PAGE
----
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I Wish I Would Have Known {A Birth Story}

I Wish I Would Have Known {A Birth Story}

Juliet is nearly four months old now, and I am finally beginning to let go of the anxiety I experienced immediately following her birth and the five days afterward. Like many new mothers, I experienced mild postpartum depression, but my anxiety levels were off the charts. The panic attacks were most likely due to lack of sleep and the stress we were experiencing from Juliet’s hospital stay.

Juliet’s hospital stay should never have happened. I had a full-term spontaneous vaginal birth and I delivered with a midwife in a birthing center within a hospital. I’m quite sure that if that birthing center had not been in a hospital we would not have been separated, but I liked the idea of the best of both worlds: an epidural with a midwife. Being in a hospital allowed me access to an anesthesiologist, and my labor and delivery were absolutely beautiful.

Then the charge nurse came along. Juliet’s vitals weren’t completely perfect the moment she was born, so she “panicked” and called in the neonatologist. A man whom I had never seen or met before bullied me into letting them transfer my baby to the downtown hospital because there was no NICU where I had just given birth, but I couldn’t go with her because there was no room for me to recover there. By the time the transfer was ordered and the ambulance came and got her, Juliet was COMPLETELY stable and all her vitals were normal. I begged them to let her stay with me, but they refused. It was a train wreck from that moment on and I couldn’t stop it. Her vitals remained normal for the entire five days she was hospitalized. So, why was she there?

Why was she there? They took a perfectly healthy full-term baby from her mother and put her in the NICU “for observation”. They also started her on an IV of unnecessary antibiotics just in case she might have an infection–she didn’t–and pumped her full of sugar water, along with giving her formula and a pacifier before ever having the opportunity to breastfeed. And after three days of not being interested in eating, she therefore didn’t have bowel movements and consequently developed jaundice. This prolonged our stay for two more days while she received photo therapy treatment.

Do you know how much 5 days of intensive care hospitalization costs? Even with insurance, it’s an awful lot of money. I was furious, outraged and livid that my daughter was there, and I kept asking the nurses why? Why? Why? Why? Why? I started accusing them of padding our insurance bill. At one point, a nurse was going to put in a feeding tube if Juliet didn’t eat 60ml because she didn’t quite finish her last feeding. Do you know how much a newborn infant stomach can hold? 15-20ml, max! Thank god a lactation consultant was there to stand up for me and told the nurse she was crazy for expecting a newborn to eat that much in one feeding.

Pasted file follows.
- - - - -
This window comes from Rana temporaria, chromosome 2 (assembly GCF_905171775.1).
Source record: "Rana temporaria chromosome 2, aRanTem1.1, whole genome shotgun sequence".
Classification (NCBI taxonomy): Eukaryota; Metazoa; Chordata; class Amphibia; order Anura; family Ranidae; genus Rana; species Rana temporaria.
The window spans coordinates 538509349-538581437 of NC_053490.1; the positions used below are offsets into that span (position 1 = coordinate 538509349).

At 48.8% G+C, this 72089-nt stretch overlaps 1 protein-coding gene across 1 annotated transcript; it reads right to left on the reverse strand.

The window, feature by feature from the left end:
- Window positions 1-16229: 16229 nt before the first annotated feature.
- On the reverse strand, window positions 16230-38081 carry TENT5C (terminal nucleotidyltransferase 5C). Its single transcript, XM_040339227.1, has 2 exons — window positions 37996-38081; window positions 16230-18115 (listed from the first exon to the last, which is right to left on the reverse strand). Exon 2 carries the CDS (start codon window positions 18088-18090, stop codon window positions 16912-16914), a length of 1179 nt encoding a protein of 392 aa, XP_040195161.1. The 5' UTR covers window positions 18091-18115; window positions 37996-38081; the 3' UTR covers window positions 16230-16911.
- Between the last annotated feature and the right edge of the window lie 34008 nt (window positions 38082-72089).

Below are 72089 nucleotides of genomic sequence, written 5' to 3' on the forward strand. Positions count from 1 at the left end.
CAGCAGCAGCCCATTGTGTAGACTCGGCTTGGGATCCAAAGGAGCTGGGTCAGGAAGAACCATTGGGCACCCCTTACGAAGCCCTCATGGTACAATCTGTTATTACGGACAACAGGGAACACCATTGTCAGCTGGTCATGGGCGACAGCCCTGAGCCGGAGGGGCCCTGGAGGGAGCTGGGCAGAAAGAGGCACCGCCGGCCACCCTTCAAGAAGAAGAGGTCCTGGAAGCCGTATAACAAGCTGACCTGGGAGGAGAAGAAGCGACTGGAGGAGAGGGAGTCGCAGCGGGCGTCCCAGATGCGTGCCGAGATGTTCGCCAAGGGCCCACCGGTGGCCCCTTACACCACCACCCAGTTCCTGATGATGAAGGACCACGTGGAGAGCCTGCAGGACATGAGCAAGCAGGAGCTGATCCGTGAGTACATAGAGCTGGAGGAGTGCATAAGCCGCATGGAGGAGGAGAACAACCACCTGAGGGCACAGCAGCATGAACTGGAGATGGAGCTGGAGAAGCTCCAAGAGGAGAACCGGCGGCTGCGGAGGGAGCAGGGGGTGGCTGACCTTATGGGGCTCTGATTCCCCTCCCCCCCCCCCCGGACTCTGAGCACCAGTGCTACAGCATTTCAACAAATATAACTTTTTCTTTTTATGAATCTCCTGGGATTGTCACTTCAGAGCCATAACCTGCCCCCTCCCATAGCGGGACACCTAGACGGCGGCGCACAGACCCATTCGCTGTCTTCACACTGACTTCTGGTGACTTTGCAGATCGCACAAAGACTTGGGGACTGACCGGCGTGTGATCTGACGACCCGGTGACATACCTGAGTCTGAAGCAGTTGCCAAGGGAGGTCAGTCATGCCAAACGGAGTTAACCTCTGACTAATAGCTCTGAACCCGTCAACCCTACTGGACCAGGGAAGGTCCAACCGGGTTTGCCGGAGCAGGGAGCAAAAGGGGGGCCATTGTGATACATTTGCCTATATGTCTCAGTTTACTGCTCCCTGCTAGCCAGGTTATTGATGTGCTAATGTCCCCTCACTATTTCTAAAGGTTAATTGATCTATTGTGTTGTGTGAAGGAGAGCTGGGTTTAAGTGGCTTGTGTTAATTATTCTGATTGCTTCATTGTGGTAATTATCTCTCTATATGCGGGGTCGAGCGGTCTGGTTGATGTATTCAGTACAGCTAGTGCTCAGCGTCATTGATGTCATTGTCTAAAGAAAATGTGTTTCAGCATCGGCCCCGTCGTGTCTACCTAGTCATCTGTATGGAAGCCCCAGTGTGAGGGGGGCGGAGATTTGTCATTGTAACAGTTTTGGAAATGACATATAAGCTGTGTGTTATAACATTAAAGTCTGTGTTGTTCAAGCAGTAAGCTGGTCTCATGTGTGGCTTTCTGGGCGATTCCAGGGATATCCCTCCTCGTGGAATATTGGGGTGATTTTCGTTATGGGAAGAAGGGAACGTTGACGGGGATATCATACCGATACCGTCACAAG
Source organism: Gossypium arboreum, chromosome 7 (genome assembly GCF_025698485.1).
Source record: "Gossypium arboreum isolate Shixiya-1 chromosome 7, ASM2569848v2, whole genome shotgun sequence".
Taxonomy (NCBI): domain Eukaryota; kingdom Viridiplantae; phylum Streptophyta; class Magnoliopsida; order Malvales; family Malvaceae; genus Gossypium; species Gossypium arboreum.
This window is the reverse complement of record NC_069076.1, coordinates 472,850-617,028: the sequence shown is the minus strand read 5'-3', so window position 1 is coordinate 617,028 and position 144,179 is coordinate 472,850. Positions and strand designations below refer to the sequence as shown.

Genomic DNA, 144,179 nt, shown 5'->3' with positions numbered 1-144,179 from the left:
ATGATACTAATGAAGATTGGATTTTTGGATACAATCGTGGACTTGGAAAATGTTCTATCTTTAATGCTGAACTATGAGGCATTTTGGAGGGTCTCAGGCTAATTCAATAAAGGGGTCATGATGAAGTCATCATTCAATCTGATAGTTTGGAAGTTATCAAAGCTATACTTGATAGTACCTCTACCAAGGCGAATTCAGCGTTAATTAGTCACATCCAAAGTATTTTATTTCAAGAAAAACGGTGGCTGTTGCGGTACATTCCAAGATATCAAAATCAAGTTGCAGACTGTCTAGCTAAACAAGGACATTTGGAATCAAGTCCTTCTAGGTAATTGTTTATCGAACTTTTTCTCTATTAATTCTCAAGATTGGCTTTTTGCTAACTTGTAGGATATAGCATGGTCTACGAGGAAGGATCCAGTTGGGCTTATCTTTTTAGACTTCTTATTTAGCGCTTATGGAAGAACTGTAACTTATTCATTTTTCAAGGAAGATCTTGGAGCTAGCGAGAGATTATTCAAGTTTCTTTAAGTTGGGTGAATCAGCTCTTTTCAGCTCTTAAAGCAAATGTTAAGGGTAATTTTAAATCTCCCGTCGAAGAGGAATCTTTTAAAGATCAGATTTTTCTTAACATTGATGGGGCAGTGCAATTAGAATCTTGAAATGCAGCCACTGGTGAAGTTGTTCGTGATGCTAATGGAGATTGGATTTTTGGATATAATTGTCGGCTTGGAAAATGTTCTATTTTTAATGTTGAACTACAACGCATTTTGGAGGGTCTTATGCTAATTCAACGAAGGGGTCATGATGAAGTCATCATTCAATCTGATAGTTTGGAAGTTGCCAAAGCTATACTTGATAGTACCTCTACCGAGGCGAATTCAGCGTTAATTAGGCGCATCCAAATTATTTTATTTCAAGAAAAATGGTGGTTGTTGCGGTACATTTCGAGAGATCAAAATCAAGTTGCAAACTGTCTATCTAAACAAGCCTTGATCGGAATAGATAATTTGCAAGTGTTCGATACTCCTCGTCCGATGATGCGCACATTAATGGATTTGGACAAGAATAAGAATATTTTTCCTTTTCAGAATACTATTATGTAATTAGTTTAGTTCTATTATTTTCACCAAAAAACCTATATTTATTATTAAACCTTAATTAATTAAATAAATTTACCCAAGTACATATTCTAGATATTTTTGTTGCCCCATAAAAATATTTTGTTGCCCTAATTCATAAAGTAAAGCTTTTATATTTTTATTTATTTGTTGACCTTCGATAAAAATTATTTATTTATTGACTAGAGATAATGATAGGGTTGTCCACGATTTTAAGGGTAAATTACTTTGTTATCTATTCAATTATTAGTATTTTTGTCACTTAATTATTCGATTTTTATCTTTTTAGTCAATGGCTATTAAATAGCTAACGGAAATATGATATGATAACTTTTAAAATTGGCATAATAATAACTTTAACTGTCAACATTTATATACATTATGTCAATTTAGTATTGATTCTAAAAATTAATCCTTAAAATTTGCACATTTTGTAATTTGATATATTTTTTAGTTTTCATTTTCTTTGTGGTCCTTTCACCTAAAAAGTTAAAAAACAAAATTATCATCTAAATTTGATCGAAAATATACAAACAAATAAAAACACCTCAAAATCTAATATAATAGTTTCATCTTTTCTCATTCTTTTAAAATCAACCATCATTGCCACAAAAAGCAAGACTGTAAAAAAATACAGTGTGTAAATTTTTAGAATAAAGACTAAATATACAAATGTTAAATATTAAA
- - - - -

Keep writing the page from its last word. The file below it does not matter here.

And there was never a doctor around, yet someone was making all these orders. I saw Juliet’s doctor a total of 5 minutes the entire 5 days we were there, only to find out it was her last day and she was moving on to another project. IT WAS HER LAST DAY! We were just numbers to her; she couldn’t have cared less.

My family is now left with over $10,000 in medical bills for a completely *unnecessary* hospitalization. I applied for financial assistance from the hospital (aka charity care) but we were denied. I wrote letters and got the attention of the patient advocacy department, but their investigation results basically said “we couldn’t be liable just in case something was actually wrong with your baby, so we treated her like there was, as is standard operating procedure.”

I now understand why the home birthing movement has taken such clout in this country. The only male medical official “involved” with the birth of my daughter was the one who made the worst call of all: separating a newborn from her mother. Had we been in a stand-alone birthing center, we would have remained in the care of our midwife instead of having some random nurse uninvolved with my prenatal care and delivery coming in and making a problem where there wasn’t one.

Juliet should have stayed with me. No doctor-man had the right to come along and “bully” me into transferring her, and I should have been able to stop the transfer when I said no. I still get really emotional because like so many women, my birth didn’t go as planned. I will always resent how much money I have to pay the hospital for such irresponsible and lavish medical treatment on a perfectly healthy infant, but at least they are working with us on payment plans.

I guess I’m sharing my story because I wish someone would have told me I could have said no. My instincts told me Juliet was fine and that the best place for her was with me. But I let the doctor and nurses instill a fear that I could be wrong and that triggered some of the most intense anxiety I have ever had to face on top of being postpartum.

Thanks for reading. {Holly}

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